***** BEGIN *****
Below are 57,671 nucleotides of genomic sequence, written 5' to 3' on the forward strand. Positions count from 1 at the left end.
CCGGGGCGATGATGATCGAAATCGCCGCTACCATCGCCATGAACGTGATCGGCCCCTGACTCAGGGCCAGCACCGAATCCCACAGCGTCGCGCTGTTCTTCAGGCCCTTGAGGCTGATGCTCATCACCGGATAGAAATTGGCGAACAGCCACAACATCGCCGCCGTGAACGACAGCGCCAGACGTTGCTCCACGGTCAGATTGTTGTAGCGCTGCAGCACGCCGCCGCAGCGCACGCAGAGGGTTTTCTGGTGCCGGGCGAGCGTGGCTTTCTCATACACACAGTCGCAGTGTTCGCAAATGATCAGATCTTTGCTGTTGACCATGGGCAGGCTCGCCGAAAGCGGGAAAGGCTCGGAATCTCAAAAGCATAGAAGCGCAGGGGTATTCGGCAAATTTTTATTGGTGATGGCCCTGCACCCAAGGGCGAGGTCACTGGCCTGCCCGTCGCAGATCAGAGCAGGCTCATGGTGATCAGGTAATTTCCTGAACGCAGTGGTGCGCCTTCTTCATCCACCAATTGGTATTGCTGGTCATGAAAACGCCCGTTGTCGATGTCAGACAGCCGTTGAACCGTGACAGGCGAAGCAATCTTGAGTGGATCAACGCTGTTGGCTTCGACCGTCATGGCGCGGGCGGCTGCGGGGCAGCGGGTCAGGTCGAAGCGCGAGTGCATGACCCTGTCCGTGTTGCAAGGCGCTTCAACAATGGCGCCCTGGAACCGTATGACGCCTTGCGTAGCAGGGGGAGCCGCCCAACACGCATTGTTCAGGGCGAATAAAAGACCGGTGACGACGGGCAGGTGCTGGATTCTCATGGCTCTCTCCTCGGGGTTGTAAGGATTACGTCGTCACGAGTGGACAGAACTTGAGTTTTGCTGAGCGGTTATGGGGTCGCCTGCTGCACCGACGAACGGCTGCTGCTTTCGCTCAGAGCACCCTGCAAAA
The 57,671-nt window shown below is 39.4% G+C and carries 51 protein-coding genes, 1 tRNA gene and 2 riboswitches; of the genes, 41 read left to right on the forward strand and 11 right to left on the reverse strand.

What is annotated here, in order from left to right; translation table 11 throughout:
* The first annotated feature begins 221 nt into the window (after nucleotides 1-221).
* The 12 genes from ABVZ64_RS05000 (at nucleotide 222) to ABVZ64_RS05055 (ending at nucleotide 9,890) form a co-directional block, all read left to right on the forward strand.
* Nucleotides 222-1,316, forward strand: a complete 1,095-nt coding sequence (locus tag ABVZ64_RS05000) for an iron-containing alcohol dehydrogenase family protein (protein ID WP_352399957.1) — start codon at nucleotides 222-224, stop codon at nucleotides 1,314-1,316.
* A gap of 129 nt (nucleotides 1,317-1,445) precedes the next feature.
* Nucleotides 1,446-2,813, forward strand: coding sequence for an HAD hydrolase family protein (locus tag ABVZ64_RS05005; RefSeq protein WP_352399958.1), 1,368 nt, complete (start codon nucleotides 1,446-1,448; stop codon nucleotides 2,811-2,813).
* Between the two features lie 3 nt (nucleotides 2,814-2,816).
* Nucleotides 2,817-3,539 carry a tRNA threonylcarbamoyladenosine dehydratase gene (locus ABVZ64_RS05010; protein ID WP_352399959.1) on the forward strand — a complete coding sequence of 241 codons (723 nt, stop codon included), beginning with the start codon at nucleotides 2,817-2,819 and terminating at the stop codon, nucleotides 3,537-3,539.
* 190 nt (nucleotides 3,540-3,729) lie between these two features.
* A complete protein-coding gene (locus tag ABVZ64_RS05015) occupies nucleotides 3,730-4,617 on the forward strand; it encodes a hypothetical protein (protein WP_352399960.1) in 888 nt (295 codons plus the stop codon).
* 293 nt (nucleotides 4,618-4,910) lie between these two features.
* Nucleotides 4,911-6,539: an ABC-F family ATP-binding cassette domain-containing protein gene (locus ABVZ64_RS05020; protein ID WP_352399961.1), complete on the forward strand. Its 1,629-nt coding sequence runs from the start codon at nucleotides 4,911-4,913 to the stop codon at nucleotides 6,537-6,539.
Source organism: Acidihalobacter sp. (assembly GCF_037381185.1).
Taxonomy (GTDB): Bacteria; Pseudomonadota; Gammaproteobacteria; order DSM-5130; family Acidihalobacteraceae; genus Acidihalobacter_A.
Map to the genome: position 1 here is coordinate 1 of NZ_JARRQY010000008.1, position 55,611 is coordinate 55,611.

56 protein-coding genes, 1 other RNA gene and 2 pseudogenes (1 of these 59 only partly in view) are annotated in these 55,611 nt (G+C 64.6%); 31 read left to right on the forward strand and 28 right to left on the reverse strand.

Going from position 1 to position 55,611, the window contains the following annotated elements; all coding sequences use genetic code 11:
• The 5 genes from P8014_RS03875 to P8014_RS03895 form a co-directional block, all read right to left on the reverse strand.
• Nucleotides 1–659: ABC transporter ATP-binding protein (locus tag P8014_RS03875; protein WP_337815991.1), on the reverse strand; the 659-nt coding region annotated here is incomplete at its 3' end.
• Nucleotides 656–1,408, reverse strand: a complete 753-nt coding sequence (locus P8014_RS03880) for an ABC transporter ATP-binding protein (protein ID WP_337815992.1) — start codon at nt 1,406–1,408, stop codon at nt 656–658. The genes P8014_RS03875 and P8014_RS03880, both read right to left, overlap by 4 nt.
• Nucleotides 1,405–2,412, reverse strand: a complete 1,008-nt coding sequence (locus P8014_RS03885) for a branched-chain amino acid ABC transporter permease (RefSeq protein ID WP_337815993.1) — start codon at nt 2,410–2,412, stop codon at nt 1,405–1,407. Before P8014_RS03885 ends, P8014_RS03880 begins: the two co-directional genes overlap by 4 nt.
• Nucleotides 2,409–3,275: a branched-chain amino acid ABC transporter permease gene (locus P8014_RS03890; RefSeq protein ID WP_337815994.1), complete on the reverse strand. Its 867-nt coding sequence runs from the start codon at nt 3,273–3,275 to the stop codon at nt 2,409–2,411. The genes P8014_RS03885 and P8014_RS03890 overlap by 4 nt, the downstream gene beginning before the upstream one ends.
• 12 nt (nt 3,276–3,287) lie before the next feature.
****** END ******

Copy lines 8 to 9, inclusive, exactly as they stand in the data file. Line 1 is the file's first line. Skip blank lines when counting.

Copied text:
* A gap of 129 nt (nucleotides 1,317-1,445) precedes the next feature.
* Nucleotides 1,446-2,813, forward strand: coding sequence for an HAD hydrolase family protein (locus tag ABVZ64_RS05005; RefSeq protein WP_352399958.1), 1,368 nt, complete (start codon nucleotides 1,446-1,448; stop codon nucleotides 2,811-2,813).